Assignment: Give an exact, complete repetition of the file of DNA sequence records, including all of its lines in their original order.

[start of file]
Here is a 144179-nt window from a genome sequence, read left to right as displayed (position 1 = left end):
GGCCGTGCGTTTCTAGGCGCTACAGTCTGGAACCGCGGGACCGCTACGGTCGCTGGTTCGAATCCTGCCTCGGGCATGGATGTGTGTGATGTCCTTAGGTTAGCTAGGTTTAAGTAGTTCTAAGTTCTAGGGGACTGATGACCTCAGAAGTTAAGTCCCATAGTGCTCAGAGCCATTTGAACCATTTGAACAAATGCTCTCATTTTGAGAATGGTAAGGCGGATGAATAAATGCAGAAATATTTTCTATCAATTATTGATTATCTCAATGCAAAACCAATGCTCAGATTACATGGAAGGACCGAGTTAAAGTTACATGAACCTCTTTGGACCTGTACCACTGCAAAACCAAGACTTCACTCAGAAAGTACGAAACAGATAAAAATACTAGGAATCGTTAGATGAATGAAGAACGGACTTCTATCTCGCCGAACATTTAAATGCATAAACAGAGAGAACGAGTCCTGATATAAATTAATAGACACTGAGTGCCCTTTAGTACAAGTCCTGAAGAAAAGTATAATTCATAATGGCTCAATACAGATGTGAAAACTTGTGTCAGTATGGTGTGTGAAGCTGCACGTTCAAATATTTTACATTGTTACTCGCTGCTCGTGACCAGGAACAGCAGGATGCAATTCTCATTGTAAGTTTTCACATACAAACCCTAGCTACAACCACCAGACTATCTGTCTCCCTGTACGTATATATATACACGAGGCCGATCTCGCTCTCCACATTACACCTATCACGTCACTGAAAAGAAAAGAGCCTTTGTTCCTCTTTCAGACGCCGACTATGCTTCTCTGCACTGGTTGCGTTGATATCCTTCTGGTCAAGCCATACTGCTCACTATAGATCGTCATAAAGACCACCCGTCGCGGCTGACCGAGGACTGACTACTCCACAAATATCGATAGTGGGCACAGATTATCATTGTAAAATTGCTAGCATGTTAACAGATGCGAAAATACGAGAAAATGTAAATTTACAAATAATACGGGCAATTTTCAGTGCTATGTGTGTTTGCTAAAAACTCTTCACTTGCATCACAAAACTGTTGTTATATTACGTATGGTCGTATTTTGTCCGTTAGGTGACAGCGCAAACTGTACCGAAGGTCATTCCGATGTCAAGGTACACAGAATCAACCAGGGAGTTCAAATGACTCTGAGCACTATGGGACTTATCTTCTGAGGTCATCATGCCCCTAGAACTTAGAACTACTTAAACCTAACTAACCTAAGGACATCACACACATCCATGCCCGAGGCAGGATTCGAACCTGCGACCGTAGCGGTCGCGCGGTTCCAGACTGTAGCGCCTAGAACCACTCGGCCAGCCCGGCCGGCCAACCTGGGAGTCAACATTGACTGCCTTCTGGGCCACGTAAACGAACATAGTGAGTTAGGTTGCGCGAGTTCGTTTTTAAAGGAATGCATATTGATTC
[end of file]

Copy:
Here is a 144179-nt window from a genome sequence, read left to right as displayed (position 1 = left end):
GGCCGTGCGTTTCTAGGCGCTACAGTCTGGAACCGCGGGACCGCTACGGTCGCTGGTTCGAATCCTGCCTCGGGCATGGATGTGTGTGATGTCCTTAGGTTAGCTAGGTTTAAGTAGTTCTAAGTTCTAGGGGACTGATGACCTCAGAAGTTAAGTCCCATAGTGCTCAGAGCCATTTGAACCATTTGAACAAATGCTCTCATTTTGAGAATGGTAAGGCGGATGAATAAATGCAGAAATATTTTCTATCAATTATTGATTATCTCAATGCAAAACCAATGCTCAGATTACATGGAAGGACCGAGTTAAAGTTACATGAACCTCTTTGGACCTGTACCACTGCAAAACCAAGACTTCACTCAGAAAGTACGAAACAGATAAAAATACTAGGAATCGTTAGATGAATGAAGAACGGACTTCTATCTCGCCGAACATTTAAATGCATAAACAGAGAGAACGAGTCCTGATATAAATTAATAGACACTGAGTGCCCTTTAGTACAAGTCCTGAAGAAAAGTATAATTCATAATGGCTCAATACAGATGTGAAAACTTGTGTCAGTATGGTGTGTGAAGCTGCACGTTCAAATATTTTACATTGTTACTCGCTGCTCGTGACCAGGAACAGCAGGATGCAATTCTCATTGTAAGTTTTCACATACAAACCCTAGCTACAACCACCAGACTATCTGTCTCCCTGTACGTATATATATACACGAGGCCGATCTCGCTCTCCACATTACACCTATCACGTCACTGAAAAGAAAAGAGCCTTTGTTCCTCTTTCAGACGCCGACTATGCTTCTCTGCACTGGTTGCGTTGATATCCTTCTGGTCAAGCCATACTGCTCACTATAGATCGTCATAAAGACCACCCGTCGCGGCTGACCGAGGACTGACTACTCCACAAATATCGATAGTGGGCACAGATTATCATTGTAAAATTGCTAGCATGTTAACAGATGCGAAAATACGAGAAAATGTAAATTTACAAATAATACGGGCAATTTTCAGTGCTATGTGTGTTTGCTAAAAACTCTTCACTTGCATCACAAAACTGTTGTTATATTACGTATGGTCGTATTTTGTCCGTTAGGTGACAGCGCAAACTGTACCGAAGGTCATTCCGATGTCAAGGTACACAGAATCAACCAGGGAGTTCAAATGACTCTGAGCACTATGGGACTTATCTTCTGAGGTCATCATGCCCCTAGAACTTAGAACTACTTAAACCTAACTAACCTAAGGACATCACACACATCCATGCCCGAGGCAGGATTCGAACCTGCGACCGTAGCGGTCGCGCGGTTCCAGACTGTAGCGCCTAGAACCACTCGGCCAGCCCGGCCGGCCAACCTGGGAGTCAACATTGACTGCCTTCTGGGCCACGTAAACGAACATAGTGAGTTAGGTTGCGCGAGTTCGTTTTTAAAGGAATGCATATTGATTC